The Michigan Engineer News Center

Brian R. Ellis Selected to Participate in Frontiers of Engineering Symposium

Assistant Professor Brian R. Ellis is among 84 of the nation’s brightest young engineers selected to take part in the National Academy of Engineering’s 24th annual U.S. Frontiers of Engineering symposium.| Short Read

Civil and Environmental Engineering Assistant Professor Brian R. Ellis is among 84 of the nation’s brightest young engineers selected to take part in the National Academy of Engineering’s (NAE) 24th annual U.S. Frontiers of Engineering symposium.

The 2018 symposium will be hosted by MIT Lincoln Laboratory in Lexington, Massachusetts, September 5-7. The participants – from industry, academia, and government – were nominated by fellow engineers or organizations.

This year’s event will cover cutting-edge developments in four areas: Quantum Computing, Technology for Humanitarian Assistance and Disaster Relief, Resilient and Reliable Infrastructure, and Theranostics.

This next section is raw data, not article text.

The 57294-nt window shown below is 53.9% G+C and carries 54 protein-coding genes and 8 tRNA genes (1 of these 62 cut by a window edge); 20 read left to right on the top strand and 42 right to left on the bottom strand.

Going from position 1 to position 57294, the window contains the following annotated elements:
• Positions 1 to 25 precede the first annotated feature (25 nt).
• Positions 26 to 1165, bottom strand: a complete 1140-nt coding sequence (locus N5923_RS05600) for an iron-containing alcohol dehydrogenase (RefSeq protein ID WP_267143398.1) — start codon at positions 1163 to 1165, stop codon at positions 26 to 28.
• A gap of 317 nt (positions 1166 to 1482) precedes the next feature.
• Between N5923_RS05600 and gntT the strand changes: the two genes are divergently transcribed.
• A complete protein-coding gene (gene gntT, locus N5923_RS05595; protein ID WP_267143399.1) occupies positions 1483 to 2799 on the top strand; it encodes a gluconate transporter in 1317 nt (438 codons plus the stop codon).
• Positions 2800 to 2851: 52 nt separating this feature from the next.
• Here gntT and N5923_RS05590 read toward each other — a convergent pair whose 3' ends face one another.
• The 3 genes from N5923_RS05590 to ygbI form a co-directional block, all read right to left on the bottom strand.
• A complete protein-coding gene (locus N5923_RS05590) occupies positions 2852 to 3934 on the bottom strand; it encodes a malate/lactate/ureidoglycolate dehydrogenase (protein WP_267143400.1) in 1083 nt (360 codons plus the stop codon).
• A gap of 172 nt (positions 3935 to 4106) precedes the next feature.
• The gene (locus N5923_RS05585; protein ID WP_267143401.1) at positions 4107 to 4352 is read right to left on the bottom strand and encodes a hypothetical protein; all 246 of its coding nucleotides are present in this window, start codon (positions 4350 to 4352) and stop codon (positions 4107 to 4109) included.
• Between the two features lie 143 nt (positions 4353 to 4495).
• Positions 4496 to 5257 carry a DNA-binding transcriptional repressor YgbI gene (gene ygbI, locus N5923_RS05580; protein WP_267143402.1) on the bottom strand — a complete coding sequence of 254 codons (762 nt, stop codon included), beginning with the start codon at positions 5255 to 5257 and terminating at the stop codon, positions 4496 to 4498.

“It is critically important to bring young engineers from different technical areas together to spark innovation,” said NAE President C. D. Mote, Jr. “The Frontiers of Engineering program does this by creating a space for talented engineers to learn from each other and expand their technical perspectives early in their careers.”

Ellis’ research interests cover topics related to the sustainable and safe development of emerging energy technologies. Included among these activities are geologic storage of CO2 and large-scale hydraulic fracturing of unconventional oil/gas reservoirs.

Jessica Petras

Contact

Jessica Petras
Marketing Communications Specialist

Department of Civil and Environmental Engineering

(734) 764-9876

GG Brown 2105E

Researchers
  • Brian R. Ellis

    Brian R. Ellis

    Assistant Professor of Civil and Environmental Engineering

BepiColombo approaching Mercury. Credit: European Space Agency

U-M researchers to help unravel Mercury, solar system mysteries

In ESA's BepiColombo mission, an examination of the particles in Mercury's upper atmosphere will shed light on what the planet is made of. | Medium Read